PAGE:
Muhsin Bey is frequently quoted as being a turning point in Turkish cinema. With some notable exceptions, much of Turkey’s movie production up to Muhsin Bey consisted of cheap tear-jerkers, juvenile comedy and remakes of popular foreign movies. While many of these movies still have appeal for Turkish audiences today, it is mainly for nostalgic reasons. Muhsin Bey, in contrast, is an original movie with both comedic and dramatic elements, dealing with social change in a way that is both universal and specific to Turkey. Read More »
Amsterdam’s De Melkweg (The Milky Way) is a 1960’s-type counter-culture center, set up in what was once a milk factory. As-yet unknown musical groups, theatre companies and poets perform there… Freedom of expression is absolute, multiform and eclectic; an explosion of rhythms (from rock to New Wave to Afro-Caribbean), colours, words and images attracts a young and cosmopolitan audience with an uncertain future. Portrait of a generation. Read More »
Synopsis: Mill Basin is your typical peaceful community where nothing out of the ordinary or exciting ever happens. That is until a heavy metal band named “Black Roses” announces that they are going to play their first ever concert in Mill Basin. At first all the parents in town are against the “Black Roses” performing in their town and corrupting the minds of their children. The band “Black Roses” conceal their true identities and motive for coming to Mill Basin by brainwashing everyone in town. Now firmly in place in Mill Basin can anyone stop the “Black Roses” before they acquire the souls of everyone in town?
Alan Mount (IMDB) said this:
“This movie which came out at around the same time as “CONAN THE BARBARIAN” is the better film. It is a rip-roaring fantasy adventure which has elements of Harryhausen’s “SINBAD” and “JASON” movies,the graphic violence of “CONAN” and a precursor of the humour and dialogue which would permeate T.V’s “HERCULES” and “XENA”. Lee Horsley in a career best role plays the warrior hero Talon to perfection and it is a shame that the promised sequel never appeared.The action and fantasy elements are strongly brought to the fore by a superb and rousingly heroic score by David Whittaker which stands alone as a great piece of music in its own right.Director Albert Pyun has never bettered his work here and like everyone involved gives his all to fashion a brilliant slice of ‘B’ movie entertainment guaranteed to set the pulses racing of anyone,old or young,who ever thrilled to the sight and sounds of swords clashing.Whenever there are kingdoms to be saved,battles to be won and women to love let’s hope that heroes like Talon will re-emerge on our screens to fight the good fight.All in all,”THE SWORD AND THE SORCERER” is a thoroughly enjoyable movie….9 out of 10.” Read More »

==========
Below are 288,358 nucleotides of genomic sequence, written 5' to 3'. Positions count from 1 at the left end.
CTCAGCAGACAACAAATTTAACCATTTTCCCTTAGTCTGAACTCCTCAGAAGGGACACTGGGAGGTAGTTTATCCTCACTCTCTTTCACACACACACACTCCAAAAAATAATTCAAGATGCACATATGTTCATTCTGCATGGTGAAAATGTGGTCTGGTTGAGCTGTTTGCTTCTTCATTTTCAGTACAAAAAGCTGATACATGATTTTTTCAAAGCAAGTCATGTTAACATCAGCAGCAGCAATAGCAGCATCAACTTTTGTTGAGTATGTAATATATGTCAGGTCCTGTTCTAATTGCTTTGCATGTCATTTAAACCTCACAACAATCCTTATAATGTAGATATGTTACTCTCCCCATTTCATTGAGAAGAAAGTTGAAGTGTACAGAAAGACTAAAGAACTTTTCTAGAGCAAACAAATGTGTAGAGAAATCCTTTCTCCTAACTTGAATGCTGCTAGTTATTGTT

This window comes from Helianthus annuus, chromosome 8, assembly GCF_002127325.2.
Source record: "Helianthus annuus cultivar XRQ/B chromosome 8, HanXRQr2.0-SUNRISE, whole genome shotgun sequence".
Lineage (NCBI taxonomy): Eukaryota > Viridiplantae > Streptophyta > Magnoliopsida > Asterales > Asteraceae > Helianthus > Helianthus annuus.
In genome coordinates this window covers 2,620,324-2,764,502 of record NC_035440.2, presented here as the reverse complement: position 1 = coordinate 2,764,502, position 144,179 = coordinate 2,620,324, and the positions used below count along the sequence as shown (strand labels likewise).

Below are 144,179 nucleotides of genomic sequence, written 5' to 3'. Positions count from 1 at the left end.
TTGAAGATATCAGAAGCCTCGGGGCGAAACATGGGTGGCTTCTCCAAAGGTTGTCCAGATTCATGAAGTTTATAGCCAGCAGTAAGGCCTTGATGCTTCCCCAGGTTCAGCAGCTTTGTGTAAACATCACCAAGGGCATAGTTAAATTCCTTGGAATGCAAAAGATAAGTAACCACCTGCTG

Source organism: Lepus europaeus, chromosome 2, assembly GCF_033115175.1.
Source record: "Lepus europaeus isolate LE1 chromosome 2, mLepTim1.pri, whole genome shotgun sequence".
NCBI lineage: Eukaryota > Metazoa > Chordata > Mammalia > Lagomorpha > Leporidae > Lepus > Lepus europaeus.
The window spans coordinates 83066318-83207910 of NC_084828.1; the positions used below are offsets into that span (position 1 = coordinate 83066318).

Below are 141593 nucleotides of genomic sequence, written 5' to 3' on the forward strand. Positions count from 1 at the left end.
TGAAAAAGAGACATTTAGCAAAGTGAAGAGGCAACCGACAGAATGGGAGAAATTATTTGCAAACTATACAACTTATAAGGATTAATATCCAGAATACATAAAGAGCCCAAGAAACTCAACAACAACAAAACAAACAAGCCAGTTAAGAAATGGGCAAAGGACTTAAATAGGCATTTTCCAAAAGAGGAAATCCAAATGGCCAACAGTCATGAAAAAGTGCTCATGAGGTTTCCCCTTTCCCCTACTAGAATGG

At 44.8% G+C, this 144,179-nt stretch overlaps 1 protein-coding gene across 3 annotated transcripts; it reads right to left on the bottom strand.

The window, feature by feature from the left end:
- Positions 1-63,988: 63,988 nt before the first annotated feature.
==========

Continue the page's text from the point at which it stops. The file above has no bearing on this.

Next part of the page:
This big budget entry from the early ’80s horror boom is one of the most underrated of that genre. The Entity succeeds despite potentially exploitative subject matter because it tells its story in a serious, respectful style. Frank de Felitta’s script devotes as much time to building three-dimensional characters and detailing the inner workings of psychology and parapsychology as it does creating shocks. As a result, the horrific parts of the tale are more effective because they are couched in a compelling reality. That said, The Entity never feels like anything less than a horror movie, thanks to forceful direction by Sidney J. Furie, who uses moody cinematography from Stephen Burum and an obsessive, minimalist score by Charles Bernstein to create an edgy, off-kilter atmosphere guaranteed to keep the audience tense between the set pieces. Read More »
Paris, 1955. Guy, film critic of the Cahiers du Cinéma, often goes to see the films of Vittorio Cottafavi in a local cinema. One day he notices that Jeanne, film critic of “Positive “, the rival magazine, seems to be following him. He is intrigued. Read More »
It became a cult movie for an entire generation. And it’s significance only increases as the years pass. Rock musicians who were the founders of contemporary rock culture are captured here in their youth: giants such as Boris Grebenshchikov, Yuri Shevchuk, Viktor Tsoi, Oleg Garkusha, and Anton Adasinsky. “Rock” is a film about fate and about music; it is the portrait of a generation. Director Uchitel observes his characters up close, and offers up the same unique opportunity to his audience.
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